Joint committee calls for better access to finance for SMEs
New report urges independent verification of lending rates across the banking sector
The committee’s recommendations on better access to finance for SMEs have been largely welcomed by the business community
Independent verification of lending rates across the banking sector is one of 25 recommendations contained in a new report on access to finances for SMEs.
The report, which was published by the Joint Committee on Jobs, Enterprise and Innovation, said independent verification of rates was necessary to address concerns about availability of finance for small and medium sized businesses in Ireland.
The committee said there is an over-reliance on bank loans and overdrafts currently and called for the development of more non-banking sector funding initiatives for firms.
It also said mechanisms to restrict requests for personal guarantees - a particular bugbear for many small firms - should be considered.
Among other recommendations included in the report are a call to make it mandatory for banks to provide written explanations on why applications for credit have been rejected, the introduction of a guaranteed timeframe for dealing with loan applications and greater support for small businesses to improve their financial literacy.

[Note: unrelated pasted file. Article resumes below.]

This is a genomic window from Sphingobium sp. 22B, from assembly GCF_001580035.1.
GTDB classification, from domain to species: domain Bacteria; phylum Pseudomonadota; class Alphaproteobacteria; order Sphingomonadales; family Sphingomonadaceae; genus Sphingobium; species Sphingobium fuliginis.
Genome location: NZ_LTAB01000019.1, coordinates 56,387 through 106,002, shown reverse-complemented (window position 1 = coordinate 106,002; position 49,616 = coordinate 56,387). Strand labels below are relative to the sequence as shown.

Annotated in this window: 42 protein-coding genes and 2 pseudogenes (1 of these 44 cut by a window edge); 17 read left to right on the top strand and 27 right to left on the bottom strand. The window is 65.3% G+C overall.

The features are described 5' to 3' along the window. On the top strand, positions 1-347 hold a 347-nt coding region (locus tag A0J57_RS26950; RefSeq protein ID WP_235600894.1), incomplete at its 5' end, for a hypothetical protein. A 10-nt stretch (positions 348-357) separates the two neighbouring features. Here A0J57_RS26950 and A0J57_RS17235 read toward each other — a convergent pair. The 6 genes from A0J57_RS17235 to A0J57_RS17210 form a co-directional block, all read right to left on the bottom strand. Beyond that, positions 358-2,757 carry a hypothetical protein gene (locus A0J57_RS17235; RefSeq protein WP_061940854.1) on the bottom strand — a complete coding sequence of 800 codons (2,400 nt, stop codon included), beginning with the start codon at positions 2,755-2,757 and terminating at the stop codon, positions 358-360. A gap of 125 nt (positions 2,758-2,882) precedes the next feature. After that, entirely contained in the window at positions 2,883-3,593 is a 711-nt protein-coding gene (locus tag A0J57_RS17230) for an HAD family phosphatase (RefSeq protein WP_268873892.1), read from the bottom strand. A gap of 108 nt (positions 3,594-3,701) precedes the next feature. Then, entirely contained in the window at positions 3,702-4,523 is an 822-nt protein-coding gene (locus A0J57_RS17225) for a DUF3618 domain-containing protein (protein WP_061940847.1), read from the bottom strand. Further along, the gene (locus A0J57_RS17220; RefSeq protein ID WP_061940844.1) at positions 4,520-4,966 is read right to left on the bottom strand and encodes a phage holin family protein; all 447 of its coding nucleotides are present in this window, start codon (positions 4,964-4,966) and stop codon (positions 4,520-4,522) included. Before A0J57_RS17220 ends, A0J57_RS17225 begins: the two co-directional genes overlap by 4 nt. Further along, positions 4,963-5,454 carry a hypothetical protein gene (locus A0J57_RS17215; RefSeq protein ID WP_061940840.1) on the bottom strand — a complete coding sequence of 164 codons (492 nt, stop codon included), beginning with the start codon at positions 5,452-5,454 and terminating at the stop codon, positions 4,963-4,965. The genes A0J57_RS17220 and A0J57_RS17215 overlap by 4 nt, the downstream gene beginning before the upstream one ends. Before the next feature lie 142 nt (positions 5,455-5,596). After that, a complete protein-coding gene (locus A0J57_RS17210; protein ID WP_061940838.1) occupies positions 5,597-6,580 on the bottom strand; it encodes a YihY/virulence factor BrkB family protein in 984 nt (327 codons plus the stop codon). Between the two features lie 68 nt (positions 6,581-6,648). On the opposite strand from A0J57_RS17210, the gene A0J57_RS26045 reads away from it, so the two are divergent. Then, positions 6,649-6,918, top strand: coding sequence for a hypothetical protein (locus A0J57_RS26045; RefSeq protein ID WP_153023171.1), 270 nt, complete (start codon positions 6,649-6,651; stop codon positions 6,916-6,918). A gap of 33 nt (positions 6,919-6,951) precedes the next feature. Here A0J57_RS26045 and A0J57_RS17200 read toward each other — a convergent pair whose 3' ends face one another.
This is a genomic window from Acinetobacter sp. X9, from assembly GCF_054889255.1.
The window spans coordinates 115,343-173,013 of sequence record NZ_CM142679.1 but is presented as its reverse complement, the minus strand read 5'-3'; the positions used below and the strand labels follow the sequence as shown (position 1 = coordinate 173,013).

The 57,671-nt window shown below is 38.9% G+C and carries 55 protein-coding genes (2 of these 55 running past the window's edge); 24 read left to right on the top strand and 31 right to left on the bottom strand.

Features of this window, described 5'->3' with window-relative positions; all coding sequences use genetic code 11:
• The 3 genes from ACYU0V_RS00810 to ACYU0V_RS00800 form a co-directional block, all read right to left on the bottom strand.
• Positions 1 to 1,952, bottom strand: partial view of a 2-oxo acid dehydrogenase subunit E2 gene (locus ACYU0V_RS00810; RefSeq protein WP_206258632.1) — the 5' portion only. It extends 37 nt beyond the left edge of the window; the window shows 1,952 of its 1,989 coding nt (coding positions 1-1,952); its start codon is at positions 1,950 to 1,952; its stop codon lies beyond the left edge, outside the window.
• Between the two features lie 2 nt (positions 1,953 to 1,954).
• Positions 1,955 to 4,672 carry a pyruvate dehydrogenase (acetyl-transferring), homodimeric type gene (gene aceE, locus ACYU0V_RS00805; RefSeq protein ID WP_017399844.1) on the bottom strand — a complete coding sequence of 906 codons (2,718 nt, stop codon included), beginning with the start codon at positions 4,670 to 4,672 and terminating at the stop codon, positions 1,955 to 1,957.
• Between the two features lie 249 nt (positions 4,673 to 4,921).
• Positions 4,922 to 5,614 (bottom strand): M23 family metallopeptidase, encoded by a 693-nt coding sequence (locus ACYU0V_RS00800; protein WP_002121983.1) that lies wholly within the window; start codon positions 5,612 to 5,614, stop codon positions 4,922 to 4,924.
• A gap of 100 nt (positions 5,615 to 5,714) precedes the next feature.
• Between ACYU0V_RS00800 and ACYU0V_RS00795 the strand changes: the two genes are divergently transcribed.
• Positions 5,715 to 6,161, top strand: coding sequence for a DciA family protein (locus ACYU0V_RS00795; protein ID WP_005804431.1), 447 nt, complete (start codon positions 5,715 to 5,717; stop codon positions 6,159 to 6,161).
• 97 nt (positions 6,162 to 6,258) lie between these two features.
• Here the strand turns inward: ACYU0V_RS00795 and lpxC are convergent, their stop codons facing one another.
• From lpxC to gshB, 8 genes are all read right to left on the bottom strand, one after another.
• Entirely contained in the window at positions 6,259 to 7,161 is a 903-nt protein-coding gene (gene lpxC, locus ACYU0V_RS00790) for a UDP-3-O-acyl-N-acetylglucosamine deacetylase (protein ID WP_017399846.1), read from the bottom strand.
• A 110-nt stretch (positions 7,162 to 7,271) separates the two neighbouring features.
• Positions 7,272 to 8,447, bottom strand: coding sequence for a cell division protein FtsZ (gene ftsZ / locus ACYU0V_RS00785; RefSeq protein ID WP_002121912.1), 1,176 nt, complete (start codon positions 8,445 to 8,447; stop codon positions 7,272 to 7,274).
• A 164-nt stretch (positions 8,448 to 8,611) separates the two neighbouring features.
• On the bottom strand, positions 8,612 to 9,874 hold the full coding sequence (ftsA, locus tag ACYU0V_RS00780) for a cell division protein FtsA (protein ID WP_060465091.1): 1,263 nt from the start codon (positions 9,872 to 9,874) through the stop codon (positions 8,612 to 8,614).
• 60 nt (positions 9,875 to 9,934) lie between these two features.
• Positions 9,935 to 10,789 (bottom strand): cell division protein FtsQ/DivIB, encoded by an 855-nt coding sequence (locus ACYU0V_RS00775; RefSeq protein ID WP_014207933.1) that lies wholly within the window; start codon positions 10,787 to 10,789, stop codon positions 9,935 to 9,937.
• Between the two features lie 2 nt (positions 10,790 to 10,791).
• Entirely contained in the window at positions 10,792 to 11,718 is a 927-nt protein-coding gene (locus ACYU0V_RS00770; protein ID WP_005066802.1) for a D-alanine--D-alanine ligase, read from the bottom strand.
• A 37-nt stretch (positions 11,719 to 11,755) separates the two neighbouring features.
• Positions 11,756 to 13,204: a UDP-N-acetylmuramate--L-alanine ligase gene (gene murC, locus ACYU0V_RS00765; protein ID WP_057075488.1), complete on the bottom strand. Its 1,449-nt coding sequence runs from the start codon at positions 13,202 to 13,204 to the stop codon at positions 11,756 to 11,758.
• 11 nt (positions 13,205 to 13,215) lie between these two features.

The committee also said credit unions should have a greater role in supporting SMEs and said consideration should be given to lightening the tax burden on interest made on minor investments in crowdfunding.
“The small and medium sized enterprise sectors are integral and important elements of our economy and if we are serious about our indigenous businesses we need to encourage and help create the best environment for them to operate in. The availability of funding and supports are essential for many small businesses to get up and running, flourish, innovate and expand,” said committee vice chairman John Lyons.
The committee’s recommendations have been largely welcomed by the business community with the Small Firms Association saying that supply of finance is second only to finding more customers as the most pressing issue facing SMEs.
“It is critical that the practical recommendations contained in this report are accepted and acted upon immediately. They have the potential to make a real difference to improving SME financing,” said SFA director Patricia Callan.
Specifically, Ms Callan welcomed the acknowledgement that “a greater diversity of funding such as direct government funding and guarantees, enhanced competition in the business banking market from credit unions and potentially the new Strategic Banking Corporation of Ireland (SBCI), peer-to-peer lending platforms, business angels and venture capital are necessary.”
Separately, Irish peer-to-peer lender Linked Finance’s chief executive Peter O’Mahony described the report as an important step in improving access to lending and the number of channels that SMEs have access to when seeking capital to grow their business.